14. IIRC, In physics there is no such thing as a Sucking force. That is, the lower pressure on one side of the car isn't really what makes it move in high winds. It's more a pushing force of the air on the other side. Or to put it another way; nature abhors a vacuum. it will want to move the high pressure air, to where the low pressure air is. If there's a car in the way, it will move that too. p.s. Have a look at this link to see what the pushing force of air can do to a car. Enjoy!
  15. In my local area, it's quite common for alcohol to be sold in plastic bottles. Depending on which pub you visit: A fight could break out in which a glass bottle could be used as a very effective weapon; or an argument could break out as to weather the drinking vessel is an amorphous solid or supercooled liquid.
  16. It would be a good way to sneak email/text messages past an automated, computerized government watchy thingy. e.g. "ltes asasntesite the prsedinnet and tkae oevr the cuotnry wlihst bolnwnig up stfuf up in the prcosess."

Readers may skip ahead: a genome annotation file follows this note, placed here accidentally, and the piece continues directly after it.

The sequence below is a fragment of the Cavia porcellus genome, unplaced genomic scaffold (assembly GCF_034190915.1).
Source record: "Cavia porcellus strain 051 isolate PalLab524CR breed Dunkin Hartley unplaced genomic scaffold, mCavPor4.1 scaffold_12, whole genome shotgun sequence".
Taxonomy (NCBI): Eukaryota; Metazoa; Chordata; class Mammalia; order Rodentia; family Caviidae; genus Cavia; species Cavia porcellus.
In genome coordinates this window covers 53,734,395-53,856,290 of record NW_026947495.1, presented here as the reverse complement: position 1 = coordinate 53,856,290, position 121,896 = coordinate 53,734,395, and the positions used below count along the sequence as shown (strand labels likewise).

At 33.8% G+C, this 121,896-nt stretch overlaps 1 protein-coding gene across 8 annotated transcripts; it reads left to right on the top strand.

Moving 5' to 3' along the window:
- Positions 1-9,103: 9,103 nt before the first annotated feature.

17. Sir, You have most certainly come to the right place. One thing we specialise in is taking down out-right liars such as you have described. If it were me, I'd issue this psychic with a formal 'cease and desist' letter; asking him/her to stop making libellous comments about you to your family; with the threat of court action if he/she does not comply. If you do decide to try and trap the psychic into making obvious false assertions, be sure to record the conversation - with a mobile phone set to record; tucked into your inside pocket. It looks like quite n easy libel case from where I'm sat. p.s. as for the psychic ability thing: ask them if they can offer information about me (say I'm an old friend or something) If you Google my name (Tom Gwyther) there's all sorts of info about me living in England; being a jazz pianist etc. See how accurate this charlatan really is.
  18. i suppose it would get infinately close to the wall but would never actually touch it. i.e it would go: 500m then recalculate and go 250m, then go 125m then 62.5m 31.25m 15.625m 7.8125m 3.90625m Etc.
  19. I'm inclined to agree with you. Occasionally you'll hear of a violent murder or murders which it later turns out were perpetrated by someone whom had a history of violent behaviour and mental problems; the first reaction of the masses after such an event is usually "Why wasn't he locked up/ medicated etc. Locking him up is the lesser of two evils.